Equitable Growth launches Vision 2020 book with discussion of research and policy ideas

Equitable Growth announced its new book, Vision 2020: Evidence for a Stronger Economy, at a breakfast event on February 18, 2020.

The need for systemic change, the power of government to improve the U.S. economy and society, and the importance of connecting research, evidence, and data to the U.S. policymaking process dominated the conversation among a panel of scholars at the February 18 introduction of the Washington Center for Equitable Growth’s new policy book, Vision 2020: Evidence for a Stronger Economy.

The book presents 21 essays by leading academic economists and other social scientists containing innovative, evidence-based, and concrete policy ideas that are aimed at shaping the 2020 policy debate. They cover a wide range of issue areas, from tax and macroeconomics to racial and environmental justice, and from labor market reform to antitrust policies.

At the February 18 event, authors of four of the essays discussed their policy proposals: Robynn Cox, assistant professor of social work at the University of Southern California; Susan Lambert, professor of social service and administration at the University of Chicago; Fiona Scott Morton, professor of economics at Yale University, and Equitable Growth president and CEO Heather Boushey, who moderated the discussion.

Cox’s chapter, “Overcoming social exclusion: Addressing race and criminal justice policy in the United States,” calls for a number of actions, including:

  • An audit of current federal crime-control policies and funding to determine what needs to be done to end mass incarceration and repair the criminal justice system
  • The collection by state and local governments of unbiased data to understand the reasons for persistent racial disparities in criminal justice
  • Incentives for states to repeal felon disenfranchisement laws
  • A process of re-educating the American public about the history of race in the United States to “break flawed perceptions in the association between race and crime”

The first step in this process, she writes, should be reconciliation and atonement, which could address reparations for past and current oppressive policies. (Dania V. Francis writes separately about reparations in Vision 2020.)

At the book launch event, Cox noted that we “live in a society that has a dual criminal justice system in which individuals from different social groups are treated differently … We choose to punish differently based on who is committing the crime.” She added, “That seems to be based on age-old perceptions … about race and crime. One can view crime as a symptom of poverty, or you can say individuals have innate criminality and they’re committing crimes because of this innate criminality.”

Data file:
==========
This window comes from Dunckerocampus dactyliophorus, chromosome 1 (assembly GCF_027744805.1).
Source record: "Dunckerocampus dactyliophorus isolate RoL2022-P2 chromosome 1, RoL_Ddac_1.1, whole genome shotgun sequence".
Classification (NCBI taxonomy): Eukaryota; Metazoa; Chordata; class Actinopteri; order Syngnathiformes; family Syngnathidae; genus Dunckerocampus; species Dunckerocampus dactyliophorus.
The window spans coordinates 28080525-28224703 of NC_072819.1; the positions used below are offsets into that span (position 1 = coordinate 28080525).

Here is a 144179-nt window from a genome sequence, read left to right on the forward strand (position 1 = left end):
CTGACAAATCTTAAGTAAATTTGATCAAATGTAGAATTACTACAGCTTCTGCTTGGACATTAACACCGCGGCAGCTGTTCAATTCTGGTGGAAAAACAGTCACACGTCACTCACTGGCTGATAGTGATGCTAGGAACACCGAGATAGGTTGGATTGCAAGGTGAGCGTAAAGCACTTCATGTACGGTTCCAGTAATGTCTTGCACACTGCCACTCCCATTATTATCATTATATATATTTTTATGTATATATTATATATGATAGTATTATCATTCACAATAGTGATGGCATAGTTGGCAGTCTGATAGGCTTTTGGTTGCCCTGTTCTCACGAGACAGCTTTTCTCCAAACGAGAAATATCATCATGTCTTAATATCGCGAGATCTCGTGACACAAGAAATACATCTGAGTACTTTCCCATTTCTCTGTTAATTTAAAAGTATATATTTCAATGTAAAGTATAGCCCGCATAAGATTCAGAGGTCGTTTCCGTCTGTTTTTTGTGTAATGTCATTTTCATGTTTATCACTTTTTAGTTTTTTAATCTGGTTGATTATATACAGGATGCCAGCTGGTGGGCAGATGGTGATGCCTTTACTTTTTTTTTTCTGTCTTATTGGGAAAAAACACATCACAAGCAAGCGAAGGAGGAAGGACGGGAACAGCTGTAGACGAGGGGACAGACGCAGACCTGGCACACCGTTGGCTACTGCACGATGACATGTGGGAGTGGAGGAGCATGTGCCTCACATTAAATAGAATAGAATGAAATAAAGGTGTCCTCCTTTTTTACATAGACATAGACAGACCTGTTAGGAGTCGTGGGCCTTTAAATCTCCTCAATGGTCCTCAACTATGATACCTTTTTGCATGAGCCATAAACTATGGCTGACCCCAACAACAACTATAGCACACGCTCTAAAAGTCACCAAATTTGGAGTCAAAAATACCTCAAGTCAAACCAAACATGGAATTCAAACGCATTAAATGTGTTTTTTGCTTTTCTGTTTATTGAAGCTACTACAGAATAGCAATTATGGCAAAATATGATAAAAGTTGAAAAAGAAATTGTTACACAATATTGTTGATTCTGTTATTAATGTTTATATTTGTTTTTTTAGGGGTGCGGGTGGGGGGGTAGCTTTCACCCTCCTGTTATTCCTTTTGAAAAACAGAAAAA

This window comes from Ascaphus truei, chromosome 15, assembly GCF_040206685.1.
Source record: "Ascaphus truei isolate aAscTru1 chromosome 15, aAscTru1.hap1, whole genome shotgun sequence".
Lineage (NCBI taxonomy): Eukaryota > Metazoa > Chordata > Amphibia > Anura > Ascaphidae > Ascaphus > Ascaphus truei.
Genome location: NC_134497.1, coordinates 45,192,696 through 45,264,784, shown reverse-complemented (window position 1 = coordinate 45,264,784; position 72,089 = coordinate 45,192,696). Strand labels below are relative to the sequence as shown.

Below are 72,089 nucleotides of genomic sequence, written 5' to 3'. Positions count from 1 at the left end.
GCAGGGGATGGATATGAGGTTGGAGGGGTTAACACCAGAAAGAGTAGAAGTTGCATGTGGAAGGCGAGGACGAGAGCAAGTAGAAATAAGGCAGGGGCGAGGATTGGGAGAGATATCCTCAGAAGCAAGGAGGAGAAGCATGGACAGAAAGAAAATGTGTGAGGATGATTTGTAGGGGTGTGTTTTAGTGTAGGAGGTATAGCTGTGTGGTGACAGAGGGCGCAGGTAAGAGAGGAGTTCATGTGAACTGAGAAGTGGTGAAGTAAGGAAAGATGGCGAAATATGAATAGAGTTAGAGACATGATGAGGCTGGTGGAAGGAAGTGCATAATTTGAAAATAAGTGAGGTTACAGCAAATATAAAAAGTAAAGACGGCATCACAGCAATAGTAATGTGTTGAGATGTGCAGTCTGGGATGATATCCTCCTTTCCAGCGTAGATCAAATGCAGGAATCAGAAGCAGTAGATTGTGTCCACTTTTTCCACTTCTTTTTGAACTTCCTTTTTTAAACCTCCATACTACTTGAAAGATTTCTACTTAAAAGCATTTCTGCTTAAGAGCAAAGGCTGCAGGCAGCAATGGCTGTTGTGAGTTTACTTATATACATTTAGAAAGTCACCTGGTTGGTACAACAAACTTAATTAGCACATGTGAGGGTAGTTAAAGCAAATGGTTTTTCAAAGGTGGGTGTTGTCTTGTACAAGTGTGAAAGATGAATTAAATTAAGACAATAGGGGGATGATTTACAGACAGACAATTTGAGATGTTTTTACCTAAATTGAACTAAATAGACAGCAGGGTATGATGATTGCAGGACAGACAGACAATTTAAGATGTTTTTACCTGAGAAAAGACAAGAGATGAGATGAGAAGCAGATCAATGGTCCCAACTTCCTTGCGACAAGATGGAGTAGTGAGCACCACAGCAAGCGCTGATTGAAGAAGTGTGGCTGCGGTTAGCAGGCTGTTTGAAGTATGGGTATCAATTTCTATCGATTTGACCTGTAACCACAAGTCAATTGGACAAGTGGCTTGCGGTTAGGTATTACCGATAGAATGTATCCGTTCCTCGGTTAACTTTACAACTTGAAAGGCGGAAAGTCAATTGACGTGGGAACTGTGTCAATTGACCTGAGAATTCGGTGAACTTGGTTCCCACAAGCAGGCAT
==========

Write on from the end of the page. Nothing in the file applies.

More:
Cox also explained that “colorblind” policies, whether relating to criminal justice or other policy areas, are not the same as “race-neutral” policies. “We’ve created policies that have been seemingly colorblind, but they have not been implemented in a race-neutral way,” she said, “either because they disproportionately seem to impact certain groups, which then continues to drive disparities and inequality, or because their actual implementation has been biased.”

She concluded, “When we’re making policies, we really have to consider not only this colorblind notion, that this policy is going to help the poor, but is it going to help the most marginalized groups in society? How does it impact racial disparities?”

To learn moreabout Cox’s Vision 2020 essay, see this Equitable Growth video:

Lambert’s contribution, “Fair work schedules for the U.S. economy and society: What’s reasonable, feasible, and effective,” addresses the problems of work schedule instability and unpredictability. Too many workers, especially low-income workers, are subject to employers setting and changing work schedules with insufficient notice, making it difficult to arrange childcare and healthcare, hold second jobs, and predict household earnings from week to week and month to month. Oregon and several U.S. cities have passed comprehensive scheduling laws that, generally, provide workers with two weeks’ notice of their schedules and a good-faith estimate of their hours, as well as greater say over their shifts and protection from arbitrary last-minute schedule changes. Lambert urges the federal government to consider national legislation based on the evidence of how well these and future local and state rules work.

At the February 18 session, Lambert noted the disproportionate impact of scheduling problems. “The most disadvantaged workers,” she said, “experience a constellation of problematic scheduling practices. For example, lower-paid workers, and African American workers compared to white workers, are at significantly higher risk of experiencing what we call the ‘triple whammy’ of having work-hour volatility plus short advance notice plus no say in when you work.”